Pollock toward Rattlesnake

Exploring this area may prove to be more fun than I thought.

The map of the McInnis Canyons National Conservation Area shows a plethora of trails cross-crossing and looping through the canyon country south of the Colorado River off Kingsview Road. 

Those are just the designated trails.  In addition lie many undesignated, “social trails” that wind through the area.  As we soon found out, some of these are as well trodden as the official pathways and equally interesting.

Our goal today was to do the 10-mile round-trip hike from the Pollock Bench Trailhead to the point where the Rattlesnake Arches Trail from the top meets the Rattlesnake Arches trail from the bottom.  We grabbed the BLM supplied map at the trailhead and set off up the Pollock Bench Trail to its junction with the Rattlesnake Arches Trail.  The path, an old, abandoned Jeep road, was extremely well defined.

The lower stretch of the Rattlesnake Arches Trail wanders across the flats and into and out of a small side canyon or two.  It was well used, and except for where it crossed baren slickrock, proved easy to follow.

We reached the lip of Pollock Canyon, a wide, deep gouge in through the sandstone landscape.  A hiker with two leashed bulldogs we had met earlier on the trail said he had turned around because he didn’t think the dogs could get down a series of ledges.  Perhaps this is where those ledges lay.

I assumed it was, although there were neither trail signs nor cairns marking a route down.  I started zigzagging down trying to follow footprints left in the few spaces of loose dirt.  I was a few dozen yards below when Dianne shouted out that she had found the trail up on the rim.  Since my route looked somewhat precarious, I was more than happy to get back on a well-defined trail.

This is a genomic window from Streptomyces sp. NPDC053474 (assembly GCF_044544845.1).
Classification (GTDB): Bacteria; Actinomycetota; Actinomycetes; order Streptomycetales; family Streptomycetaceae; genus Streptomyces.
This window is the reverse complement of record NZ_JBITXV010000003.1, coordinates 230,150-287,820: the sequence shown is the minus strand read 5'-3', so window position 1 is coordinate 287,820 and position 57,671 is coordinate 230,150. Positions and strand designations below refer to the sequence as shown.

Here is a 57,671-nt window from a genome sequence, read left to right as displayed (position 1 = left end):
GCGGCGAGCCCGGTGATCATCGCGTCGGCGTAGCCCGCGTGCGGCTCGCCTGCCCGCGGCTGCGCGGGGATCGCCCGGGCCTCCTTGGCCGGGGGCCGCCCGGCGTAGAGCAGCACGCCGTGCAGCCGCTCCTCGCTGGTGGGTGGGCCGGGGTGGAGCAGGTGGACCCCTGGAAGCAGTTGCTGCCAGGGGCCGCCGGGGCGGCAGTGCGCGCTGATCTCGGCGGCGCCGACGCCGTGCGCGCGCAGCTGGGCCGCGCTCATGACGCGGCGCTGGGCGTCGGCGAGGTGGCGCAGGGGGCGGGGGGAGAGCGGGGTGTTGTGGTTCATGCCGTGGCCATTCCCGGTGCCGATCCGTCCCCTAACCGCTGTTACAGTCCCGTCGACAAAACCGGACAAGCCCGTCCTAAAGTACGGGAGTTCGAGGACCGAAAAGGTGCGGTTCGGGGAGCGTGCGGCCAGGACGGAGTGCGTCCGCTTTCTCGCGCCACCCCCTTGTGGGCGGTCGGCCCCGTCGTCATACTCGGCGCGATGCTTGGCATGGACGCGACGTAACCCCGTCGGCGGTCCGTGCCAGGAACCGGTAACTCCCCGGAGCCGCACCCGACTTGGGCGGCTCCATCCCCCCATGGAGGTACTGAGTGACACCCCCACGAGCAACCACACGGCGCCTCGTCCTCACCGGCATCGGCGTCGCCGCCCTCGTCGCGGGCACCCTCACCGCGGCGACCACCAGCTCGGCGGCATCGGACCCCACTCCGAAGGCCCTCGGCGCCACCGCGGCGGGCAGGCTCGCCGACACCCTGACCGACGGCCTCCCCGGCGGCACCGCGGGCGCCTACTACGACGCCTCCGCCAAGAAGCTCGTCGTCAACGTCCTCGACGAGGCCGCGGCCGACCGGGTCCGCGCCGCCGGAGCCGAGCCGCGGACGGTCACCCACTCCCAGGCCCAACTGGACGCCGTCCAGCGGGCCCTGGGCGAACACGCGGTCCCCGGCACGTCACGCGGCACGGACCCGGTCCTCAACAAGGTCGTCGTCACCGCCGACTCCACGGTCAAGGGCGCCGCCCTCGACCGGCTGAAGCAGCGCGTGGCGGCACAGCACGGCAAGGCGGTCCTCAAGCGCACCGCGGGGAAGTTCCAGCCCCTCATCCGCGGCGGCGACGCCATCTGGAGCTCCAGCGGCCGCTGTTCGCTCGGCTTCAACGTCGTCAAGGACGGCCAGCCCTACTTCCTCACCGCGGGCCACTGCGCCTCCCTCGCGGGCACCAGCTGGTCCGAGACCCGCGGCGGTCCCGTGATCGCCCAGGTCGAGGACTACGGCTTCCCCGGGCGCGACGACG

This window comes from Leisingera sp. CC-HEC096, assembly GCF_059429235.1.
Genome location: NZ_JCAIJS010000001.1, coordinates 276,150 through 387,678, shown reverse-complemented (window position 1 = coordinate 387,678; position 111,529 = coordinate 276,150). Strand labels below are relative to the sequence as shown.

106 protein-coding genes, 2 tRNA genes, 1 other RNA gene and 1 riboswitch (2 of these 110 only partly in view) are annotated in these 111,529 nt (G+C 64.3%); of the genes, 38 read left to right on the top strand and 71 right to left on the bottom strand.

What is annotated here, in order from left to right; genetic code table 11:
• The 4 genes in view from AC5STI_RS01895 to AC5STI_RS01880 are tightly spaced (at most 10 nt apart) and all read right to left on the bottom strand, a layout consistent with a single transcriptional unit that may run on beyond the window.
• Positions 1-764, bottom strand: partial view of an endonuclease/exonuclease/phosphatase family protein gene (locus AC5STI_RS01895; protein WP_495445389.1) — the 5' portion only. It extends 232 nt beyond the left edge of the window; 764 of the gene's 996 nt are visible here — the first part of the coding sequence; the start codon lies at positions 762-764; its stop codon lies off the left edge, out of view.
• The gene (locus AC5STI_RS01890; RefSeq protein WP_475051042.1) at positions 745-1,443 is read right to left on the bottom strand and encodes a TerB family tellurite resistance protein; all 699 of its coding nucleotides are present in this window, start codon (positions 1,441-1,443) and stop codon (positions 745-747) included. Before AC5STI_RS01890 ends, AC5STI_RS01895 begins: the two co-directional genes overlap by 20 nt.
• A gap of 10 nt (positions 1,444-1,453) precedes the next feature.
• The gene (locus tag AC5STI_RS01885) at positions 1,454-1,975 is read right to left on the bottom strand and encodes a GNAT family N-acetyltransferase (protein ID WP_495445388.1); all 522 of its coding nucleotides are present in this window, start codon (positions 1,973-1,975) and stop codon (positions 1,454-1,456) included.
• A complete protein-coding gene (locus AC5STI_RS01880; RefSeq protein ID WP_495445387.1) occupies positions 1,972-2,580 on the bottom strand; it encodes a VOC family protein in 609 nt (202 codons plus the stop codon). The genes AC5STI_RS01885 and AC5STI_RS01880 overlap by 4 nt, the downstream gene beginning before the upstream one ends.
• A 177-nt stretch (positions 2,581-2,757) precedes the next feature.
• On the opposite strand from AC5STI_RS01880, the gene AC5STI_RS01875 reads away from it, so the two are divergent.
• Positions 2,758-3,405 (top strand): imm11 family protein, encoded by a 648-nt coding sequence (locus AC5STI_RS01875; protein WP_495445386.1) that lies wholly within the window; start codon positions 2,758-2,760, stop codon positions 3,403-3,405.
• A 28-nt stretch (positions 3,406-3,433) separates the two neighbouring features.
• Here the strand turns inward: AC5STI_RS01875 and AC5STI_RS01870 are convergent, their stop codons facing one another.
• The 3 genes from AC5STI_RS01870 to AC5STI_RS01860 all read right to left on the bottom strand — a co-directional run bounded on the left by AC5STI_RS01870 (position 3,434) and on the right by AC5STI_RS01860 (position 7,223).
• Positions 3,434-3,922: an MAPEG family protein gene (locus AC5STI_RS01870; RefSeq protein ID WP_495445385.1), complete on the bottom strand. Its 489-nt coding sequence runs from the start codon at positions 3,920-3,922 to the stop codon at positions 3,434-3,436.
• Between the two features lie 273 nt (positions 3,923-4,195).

We followed the footprints of dozens of hikers as we hiked the trail along the rim.  Stunning cliffs that appear to be hundreds of feet high lined the deep canyon.  We would lose the pathway in rocky spots, but always rediscovered it just beyond.  The farther we progressed, the fainter the trail became.  It became obvious we were following a social trail, not the official route to the arches.

Our GPS watches said we had traveled four miles from the trailhead.  It was decision time.  On the map, it looked like we could continue onward and hit the Pollock Bench Trail, which would lead us back to our truck, or we could turn around and follow the known path back.  Common sense dictated the latter option. 

We turned around and headed back.  Looking down from the spot where I had started to descend from the rim, we saw a BLM sign down at the bottom of canyon floor.  I pulled out my binoculars and read what it said.  It pointed toward Rattlesnake Arches.  I had been on the right route before we discovered the social trail.  

We continued back to the truck, walking past sandstone cliffs, buttes and hoodoos bathed in the golden light of the late-day sun.  Across the Grand Valley, the Book Cliffs looked stunning with inky shadows accentuating its cliffside skirts.  Wispy clouds offered the first hint of a soon-to-be colorful sunset.  Yes, it was just another typical afternoon in canyon country.

Today’s hike was a delightful failure.  We didn’t succeed in our effort to follow the Rattlesnake Arches Trail to its junction at the top.  Instead, we accidently ventured into the Great Unknown, following a scenic, undesignated trail that offered delightfully lofty views.

We now have a goal for a future hike.  We’ll have to follow this undesignated trail and see where it goes.